Henry said he would be remiss if he did not thank everyone who participated in the process of developing the budget. Municipal officials held three public workshop meetings to discuss the spending plan.

Henry said the final budget number is a little under what Old Bridge was spending in 2011.

“We are doing a lot more than we did in 2011,” the mayor said, adding that the goal is to continue improving services.

Shah noted that for the past two years, one of municipal officials’ non-financial goals was to improve customer service. He said due to the efforts of employees in various departments, the feedback regarding customer services has been positive.

Municipal taxes are one item on a property owner’s total tax bill, which also includes Old Bridge school taxes, Middlesex County taxes, a library tax and a fire district tax.

The amount of taxes an individual pays is determined by the assessed value of his home and/or property and the tax rate that is set by each taxing entity.

Municipal taxes account for 19% of the total taxes that are paid by a property owner, Shah said.

Shah said salaries and wages make up 39.63% of the municipal budget. That line item has increased by $369,908, or 1.61%, from $23.05 million in 2019 to $23.41 million in 2020.

Public safety (includes police) is the largest department/expenditure percentage of the budget at 24.21%, or $14.3 million.

In addition to contractual increases and minimum wage increases, the 2020 budget includes funding for one new full-time position in the police department – a patrol officer; one new part-time position in OBTV – a public information coordinator; and additional funding for seasonal employees in the Department of Public Works and the Code Enforcement Department, Shah said.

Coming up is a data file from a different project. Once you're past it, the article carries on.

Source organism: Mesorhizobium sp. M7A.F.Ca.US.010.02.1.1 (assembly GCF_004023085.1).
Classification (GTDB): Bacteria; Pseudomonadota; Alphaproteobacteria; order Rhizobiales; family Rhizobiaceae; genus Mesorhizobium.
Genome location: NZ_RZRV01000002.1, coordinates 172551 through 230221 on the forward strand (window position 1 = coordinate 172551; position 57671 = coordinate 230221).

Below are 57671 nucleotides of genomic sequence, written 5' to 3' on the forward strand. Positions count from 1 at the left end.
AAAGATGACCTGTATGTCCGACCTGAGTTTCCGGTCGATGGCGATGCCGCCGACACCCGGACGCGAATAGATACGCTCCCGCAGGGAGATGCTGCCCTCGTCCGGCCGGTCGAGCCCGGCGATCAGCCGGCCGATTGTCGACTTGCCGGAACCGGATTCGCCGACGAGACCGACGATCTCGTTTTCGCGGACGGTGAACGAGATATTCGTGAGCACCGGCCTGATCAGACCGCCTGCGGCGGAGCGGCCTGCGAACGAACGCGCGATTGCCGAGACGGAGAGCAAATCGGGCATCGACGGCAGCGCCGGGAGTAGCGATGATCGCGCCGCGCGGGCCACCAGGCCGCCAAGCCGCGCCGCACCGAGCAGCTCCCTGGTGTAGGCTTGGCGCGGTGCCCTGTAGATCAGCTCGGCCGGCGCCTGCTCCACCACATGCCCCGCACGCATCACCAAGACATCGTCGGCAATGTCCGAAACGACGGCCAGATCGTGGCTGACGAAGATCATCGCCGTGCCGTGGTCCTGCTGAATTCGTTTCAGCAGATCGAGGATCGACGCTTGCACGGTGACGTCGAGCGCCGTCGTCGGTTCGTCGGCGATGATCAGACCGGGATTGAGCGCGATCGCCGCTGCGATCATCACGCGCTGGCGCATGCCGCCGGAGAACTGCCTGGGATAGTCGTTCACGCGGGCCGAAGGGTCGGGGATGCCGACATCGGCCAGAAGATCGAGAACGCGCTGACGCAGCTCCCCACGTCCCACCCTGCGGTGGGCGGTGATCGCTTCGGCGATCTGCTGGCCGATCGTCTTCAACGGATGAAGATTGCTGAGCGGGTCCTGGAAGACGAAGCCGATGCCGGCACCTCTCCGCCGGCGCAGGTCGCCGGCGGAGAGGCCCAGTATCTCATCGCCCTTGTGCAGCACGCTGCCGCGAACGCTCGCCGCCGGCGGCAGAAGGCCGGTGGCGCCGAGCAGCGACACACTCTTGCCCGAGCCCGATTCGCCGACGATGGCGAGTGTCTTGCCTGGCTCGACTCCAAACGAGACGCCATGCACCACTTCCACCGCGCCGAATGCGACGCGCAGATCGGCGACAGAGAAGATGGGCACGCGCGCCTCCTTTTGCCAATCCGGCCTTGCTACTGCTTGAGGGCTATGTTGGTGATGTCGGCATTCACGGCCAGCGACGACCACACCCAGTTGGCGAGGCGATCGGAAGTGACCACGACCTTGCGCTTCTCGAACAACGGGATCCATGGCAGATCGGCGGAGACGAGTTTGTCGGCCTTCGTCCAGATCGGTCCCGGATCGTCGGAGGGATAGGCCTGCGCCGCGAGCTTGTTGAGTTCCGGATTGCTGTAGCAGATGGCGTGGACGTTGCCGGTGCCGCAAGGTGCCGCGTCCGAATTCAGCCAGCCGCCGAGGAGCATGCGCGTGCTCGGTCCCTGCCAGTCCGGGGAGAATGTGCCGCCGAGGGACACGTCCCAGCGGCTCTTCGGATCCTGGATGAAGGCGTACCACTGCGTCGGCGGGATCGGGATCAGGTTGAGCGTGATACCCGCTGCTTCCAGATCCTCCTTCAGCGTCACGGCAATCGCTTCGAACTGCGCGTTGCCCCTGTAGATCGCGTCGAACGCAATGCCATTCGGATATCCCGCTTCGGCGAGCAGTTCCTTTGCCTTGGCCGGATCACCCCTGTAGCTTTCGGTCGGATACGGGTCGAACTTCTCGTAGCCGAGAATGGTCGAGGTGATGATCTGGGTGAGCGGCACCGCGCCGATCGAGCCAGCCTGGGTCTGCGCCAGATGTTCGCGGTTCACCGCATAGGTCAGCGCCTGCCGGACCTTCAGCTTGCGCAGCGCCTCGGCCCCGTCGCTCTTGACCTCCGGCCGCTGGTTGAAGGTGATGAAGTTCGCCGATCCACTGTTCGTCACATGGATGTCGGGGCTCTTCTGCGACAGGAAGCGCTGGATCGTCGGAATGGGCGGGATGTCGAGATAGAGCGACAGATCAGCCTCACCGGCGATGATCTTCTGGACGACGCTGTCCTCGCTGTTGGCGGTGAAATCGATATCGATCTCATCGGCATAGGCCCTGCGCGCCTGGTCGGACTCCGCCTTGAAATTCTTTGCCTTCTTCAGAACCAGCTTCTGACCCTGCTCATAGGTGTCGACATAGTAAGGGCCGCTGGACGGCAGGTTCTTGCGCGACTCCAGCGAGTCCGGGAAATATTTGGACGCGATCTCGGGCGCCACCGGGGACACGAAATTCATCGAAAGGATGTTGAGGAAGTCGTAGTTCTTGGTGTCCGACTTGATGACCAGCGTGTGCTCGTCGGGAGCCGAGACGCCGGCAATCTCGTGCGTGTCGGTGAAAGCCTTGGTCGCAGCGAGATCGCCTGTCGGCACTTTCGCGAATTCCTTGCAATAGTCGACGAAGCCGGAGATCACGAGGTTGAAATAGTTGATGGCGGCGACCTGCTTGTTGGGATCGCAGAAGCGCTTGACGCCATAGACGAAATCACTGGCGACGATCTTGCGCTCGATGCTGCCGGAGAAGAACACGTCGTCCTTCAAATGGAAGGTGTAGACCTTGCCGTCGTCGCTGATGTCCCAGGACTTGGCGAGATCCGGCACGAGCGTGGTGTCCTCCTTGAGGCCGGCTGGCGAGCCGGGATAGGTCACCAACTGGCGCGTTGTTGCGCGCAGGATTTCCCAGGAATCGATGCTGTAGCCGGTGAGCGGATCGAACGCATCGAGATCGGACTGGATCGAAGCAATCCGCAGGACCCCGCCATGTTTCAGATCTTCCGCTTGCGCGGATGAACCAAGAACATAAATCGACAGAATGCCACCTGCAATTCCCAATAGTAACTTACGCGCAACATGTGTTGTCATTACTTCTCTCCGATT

During the public portion of the meeting, a resident asked if the novel coronavirus pandemic had any impact on the 2020 budget.

Shah said that as of now, the pandemic has had a limited impact on the budget.

“Obviously what we are seeing now [are] life changing events … and what impact it’s going to have on our financial position only the future will tell,” he said.

Shah noted that since state officials declared a state of emergency, Old Bridge officials expect to receive funding from the Federal Emergency Management Agency to support township needs.

“There are avenues to handle emergencies,” he said. “When it comes further down the road if we have to suspend services or stop operations, we’ll see how that impacts [the township]. If we do need additional funding at the end of the year, the township has an option to adopt an emergency appropriation to address those [matters]. As of now, we haven’t seen a major impact yet. We are hoping federal funding will be available to support the municipality.”

If the budget did not reflect the impact of the pandemic as of yet, aspects of the Township Council meeting on March 16 did.

The meeting was held with council members sitting in every other seat on the dais, with no public attendance. Residents were permitted to call in and ask questions. The meeting was streamed live on YouTube.

Township Attorney Mark Roselli said the state Division of Finance and Local Services allowed the process.

Contact Kathy Chang at kchang@newspapermediagroup.com.